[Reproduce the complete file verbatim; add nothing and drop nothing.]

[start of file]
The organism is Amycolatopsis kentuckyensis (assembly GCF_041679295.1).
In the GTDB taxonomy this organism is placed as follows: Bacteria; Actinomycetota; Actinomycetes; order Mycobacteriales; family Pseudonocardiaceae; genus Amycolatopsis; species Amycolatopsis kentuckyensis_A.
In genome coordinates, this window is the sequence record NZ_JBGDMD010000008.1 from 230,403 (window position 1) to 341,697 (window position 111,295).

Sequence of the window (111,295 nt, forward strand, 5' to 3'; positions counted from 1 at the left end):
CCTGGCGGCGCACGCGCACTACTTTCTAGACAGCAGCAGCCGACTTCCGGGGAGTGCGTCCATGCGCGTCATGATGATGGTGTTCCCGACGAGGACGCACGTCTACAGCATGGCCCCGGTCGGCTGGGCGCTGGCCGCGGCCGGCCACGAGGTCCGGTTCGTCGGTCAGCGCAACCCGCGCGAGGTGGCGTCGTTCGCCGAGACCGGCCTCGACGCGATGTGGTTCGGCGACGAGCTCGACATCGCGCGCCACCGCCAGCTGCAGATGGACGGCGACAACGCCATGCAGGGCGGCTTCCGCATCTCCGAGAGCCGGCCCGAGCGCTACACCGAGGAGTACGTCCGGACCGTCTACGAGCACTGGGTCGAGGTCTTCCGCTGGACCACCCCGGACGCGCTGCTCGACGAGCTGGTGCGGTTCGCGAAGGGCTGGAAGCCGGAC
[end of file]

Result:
The organism is Amycolatopsis kentuckyensis (assembly GCF_041679295.1).
In the GTDB taxonomy this organism is placed as follows: Bacteria; Actinomycetota; Actinomycetes; order Mycobacteriales; family Pseudonocardiaceae; genus Amycolatopsis; species Amycolatopsis kentuckyensis_A.
In genome coordinates, this window is the sequence record NZ_JBGDMD010000008.1 from 230,403 (window position 1) to 341,697 (window position 111,295).

Sequence of the window (111,295 nt, forward strand, 5' to 3'; positions counted from 1 at the left end):
CCTGGCGGCGCACGCGCACTACTTTCTAGACAGCAGCAGCCGACTTCCGGGGAGTGCGTCCATGCGCGTCATGATGATGGTGTTCCCGACGAGGACGCACGTCTACAGCATGGCCCCGGTCGGCTGGGCGCTGGCCGCGGCCGGCCACGAGGTCCGGTTCGTCGGTCAGCGCAACCCGCGCGAGGTGGCGTCGTTCGCCGAGACCGGCCTCGACGCGATGTGGTTCGGCGACGAGCTCGACATCGCGCGCCACCGCCAGCTGCAGATGGACGGCGACAACGCCATGCAGGGCGGCTTCCGCATCTCCGAGAGCCGGCCCGAGCGCTACACCGAGGAGTACGTCCGGACCGTCTACGAGCACTGGGTCGAGGTCTTCCGCTGGACCACCCCGGACGCGCTGCTCGACGAGCTGGTGCGGTTCGCGAAGGGCTGGAAGCCGGAC